[Linux/Open Source] [Fear, Uncertainty, Doubt] [Government] [Monopoly] [Microsoft] is lobbying furiously in state, national and international capitals against laws that would promote the consideration or use of open-source software. [T]he World Intellectual Property Organization [(WIPO)] ... was intrigued by the growth of the open-source movement and welcomed the idea of a meeting devoted to open-source's place in the intellectual-property landscape. ... In short order, lobbyists from Microsoft-funded trade groups were pushing officials at the State Department and the U.S. Patent and Trademark Office to squelch the meeting.

  • Windows costs less than Linux. A bit. Sometimes - MS study (The Register, 2002.12.03)
    [Fear, Uncertainty, Doubt] [Linux/Open Source] Windows 2000 servers are cheaper to run than Linux ones, sometimes, says an IDC study which was by strange coincidence sponsored by Microsoft. ... The differences in cost IDC identifies are relatively small, and vary depending on the tasks involved. For example, supporting 100 users on a networking server would cost $13,263 for Linux, and $11,787 for Windows; obviously, the 'difference' here could easily be wiped out by a Windows server upgrade, or by the network in question being run by a company with a background in the Unix, rather than the Windows, space.

  • Trust us, Microsoft asks in secure computing push (Yahoo! News, 2002.11.20)
    [Fear, Uncertainty, Doubt] A global powerhouse famous for steamrolling competitors is now asking us to trust it as a crucial government partner in information security.

  • Memorandum Submitted by Members of the Free Software Users' Group, Kochi [India] (Memorandum, 2002.11.16)
    [Linux/Open Source] [Fear, Uncertainty, Doubt] [Government] We... have recently come across what the government calls the IT@SCHOOL project. ... we submit that implementation of the scheme as it is would harm the long term interests of our State, the general public and the Country. There would be very serious violation of our citizens' basic legal and constitutional rights. ... We find the manner in which the software to be used at the schools is chosen, and manner in which it is chosen, to be disturbing. The syllabus has prescribed software by brand. It is regrettable that the government has not framed or adopted any guidelines or standards to be followed for choosing the software. ... Providing schools or other educational institutions software at little or no cost, while the same software is sold at very high prices in the open market is a marketing trick. The corporation resorts to such tactics in order to reap benefits of having a pool of people who are familiar with their software packages... The corporation whose brands and products are prescribed does not publish standards used in their software. Even in respect of standards recognized by the entire industry, this particular corporation is known to create its own variations outside the scope of such universal standards. Such extensions to the standards are not published by this corporation and information/files/programs using such extensions cannot be accessed except with applications or programs available exclusively from that particular corporation. ... This situation is known as 'vendor lock-in' or 'vendor dependence'. This is contrary to public interest and harmful to the society in the long run.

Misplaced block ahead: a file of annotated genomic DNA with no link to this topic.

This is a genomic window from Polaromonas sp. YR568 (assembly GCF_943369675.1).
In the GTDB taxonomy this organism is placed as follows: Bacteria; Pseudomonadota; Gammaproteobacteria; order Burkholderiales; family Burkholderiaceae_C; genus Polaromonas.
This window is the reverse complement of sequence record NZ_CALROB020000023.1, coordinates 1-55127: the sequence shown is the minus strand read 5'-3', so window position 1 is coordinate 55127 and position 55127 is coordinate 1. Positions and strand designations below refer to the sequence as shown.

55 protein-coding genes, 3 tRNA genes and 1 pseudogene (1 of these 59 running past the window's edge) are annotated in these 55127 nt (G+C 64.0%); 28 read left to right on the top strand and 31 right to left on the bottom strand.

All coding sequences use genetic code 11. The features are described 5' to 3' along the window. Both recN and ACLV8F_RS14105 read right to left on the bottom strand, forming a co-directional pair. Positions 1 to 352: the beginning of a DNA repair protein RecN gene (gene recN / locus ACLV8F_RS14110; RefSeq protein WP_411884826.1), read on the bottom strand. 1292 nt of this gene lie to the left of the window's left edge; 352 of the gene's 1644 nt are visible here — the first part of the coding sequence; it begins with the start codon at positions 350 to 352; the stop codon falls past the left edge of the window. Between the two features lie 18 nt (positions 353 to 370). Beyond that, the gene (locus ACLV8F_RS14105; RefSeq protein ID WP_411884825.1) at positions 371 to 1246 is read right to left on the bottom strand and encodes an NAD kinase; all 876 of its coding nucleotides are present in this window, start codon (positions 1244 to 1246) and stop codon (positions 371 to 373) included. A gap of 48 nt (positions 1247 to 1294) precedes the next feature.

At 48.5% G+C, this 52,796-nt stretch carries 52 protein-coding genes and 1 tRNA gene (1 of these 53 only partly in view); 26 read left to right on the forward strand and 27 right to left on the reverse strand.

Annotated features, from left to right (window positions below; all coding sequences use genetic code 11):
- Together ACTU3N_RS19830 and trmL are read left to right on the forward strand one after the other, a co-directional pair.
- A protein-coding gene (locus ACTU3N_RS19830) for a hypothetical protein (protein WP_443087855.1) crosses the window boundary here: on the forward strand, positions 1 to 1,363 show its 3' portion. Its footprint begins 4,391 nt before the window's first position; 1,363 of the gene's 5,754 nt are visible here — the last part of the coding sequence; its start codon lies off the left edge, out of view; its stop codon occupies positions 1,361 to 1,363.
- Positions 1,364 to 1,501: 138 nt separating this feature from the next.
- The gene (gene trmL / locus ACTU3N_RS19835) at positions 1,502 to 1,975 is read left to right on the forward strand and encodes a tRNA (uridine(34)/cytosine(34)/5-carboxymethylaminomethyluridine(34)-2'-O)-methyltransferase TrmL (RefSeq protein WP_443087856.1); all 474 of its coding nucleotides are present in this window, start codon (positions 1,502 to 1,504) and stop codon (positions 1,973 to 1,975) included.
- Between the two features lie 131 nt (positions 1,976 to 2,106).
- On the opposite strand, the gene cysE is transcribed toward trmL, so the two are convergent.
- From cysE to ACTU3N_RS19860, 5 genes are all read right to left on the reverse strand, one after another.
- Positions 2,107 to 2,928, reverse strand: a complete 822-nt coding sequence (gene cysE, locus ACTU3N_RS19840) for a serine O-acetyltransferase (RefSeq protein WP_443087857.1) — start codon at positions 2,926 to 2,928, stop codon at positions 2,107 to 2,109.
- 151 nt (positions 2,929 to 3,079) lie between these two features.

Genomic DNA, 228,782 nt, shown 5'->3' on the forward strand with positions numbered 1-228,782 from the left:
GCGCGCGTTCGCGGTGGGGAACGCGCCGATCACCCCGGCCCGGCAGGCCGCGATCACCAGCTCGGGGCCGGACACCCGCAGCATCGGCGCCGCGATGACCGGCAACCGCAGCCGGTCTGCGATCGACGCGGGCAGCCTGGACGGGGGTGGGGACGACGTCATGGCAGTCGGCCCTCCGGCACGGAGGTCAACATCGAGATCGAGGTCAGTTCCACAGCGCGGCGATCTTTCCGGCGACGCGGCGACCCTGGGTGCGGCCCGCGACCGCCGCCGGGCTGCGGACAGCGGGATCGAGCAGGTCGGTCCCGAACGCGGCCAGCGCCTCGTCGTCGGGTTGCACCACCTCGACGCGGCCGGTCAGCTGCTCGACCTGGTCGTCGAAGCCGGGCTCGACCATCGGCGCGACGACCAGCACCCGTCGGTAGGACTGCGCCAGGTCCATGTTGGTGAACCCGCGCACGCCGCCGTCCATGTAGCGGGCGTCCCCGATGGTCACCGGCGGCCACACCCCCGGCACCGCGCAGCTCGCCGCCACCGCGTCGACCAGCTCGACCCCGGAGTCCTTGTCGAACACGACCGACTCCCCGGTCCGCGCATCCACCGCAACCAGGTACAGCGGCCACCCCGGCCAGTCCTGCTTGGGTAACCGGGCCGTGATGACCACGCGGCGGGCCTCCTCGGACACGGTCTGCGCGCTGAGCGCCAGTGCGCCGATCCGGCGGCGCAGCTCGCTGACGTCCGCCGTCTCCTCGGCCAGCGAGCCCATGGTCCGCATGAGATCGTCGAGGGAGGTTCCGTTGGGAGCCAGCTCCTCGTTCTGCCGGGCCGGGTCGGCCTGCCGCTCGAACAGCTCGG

• Ad fiasco: we will act, says Ballmer (The Age, 2002.Oct.17)
    [Fear, Uncertainty, Doubt] [Monopoly] Microsoft may consider sanctions against a public relations consultant who tried to pass herself off as someone who had switched from the Apple Mac to Windows XP in a high-profile US advertising campaign... The software company was forced to pull the advertising, which mimics rival Apple's Switch campaign from Windows XP to the Mac, after [ireegularities were noticed] in the case study of an anonymous woman that was presented on the Microsoft Web site. The indiscretion strikes to the heart of Microsoft's attempts to turn around its unscrupulous image, while it tries to build support for its technical initiative chief software architect and founder Bill Gates dubbed last year, 'Trustworthy Computing.'

  • Microsoft's Ballmer Sees Free Software as Enemy No. 1 (Bloomberg.com, 2002.Oct.17)
    [Fear, Uncertainty, Doubt] [Linux/Open Source] Microsoft Corp. Chief Executive Steve Ballmer is telling his employees to focus on the threat that Linux and other free programs available on the Internet pose to sales at the world's largest software maker. ... 'The advantage of open source is pretty hard to match,' said Ram Mohan, chief technology officer at Afilias Ltd.

  • Microsoft embarrassed by satisfied customer who never was (Canada.com, 2002.Oct.14)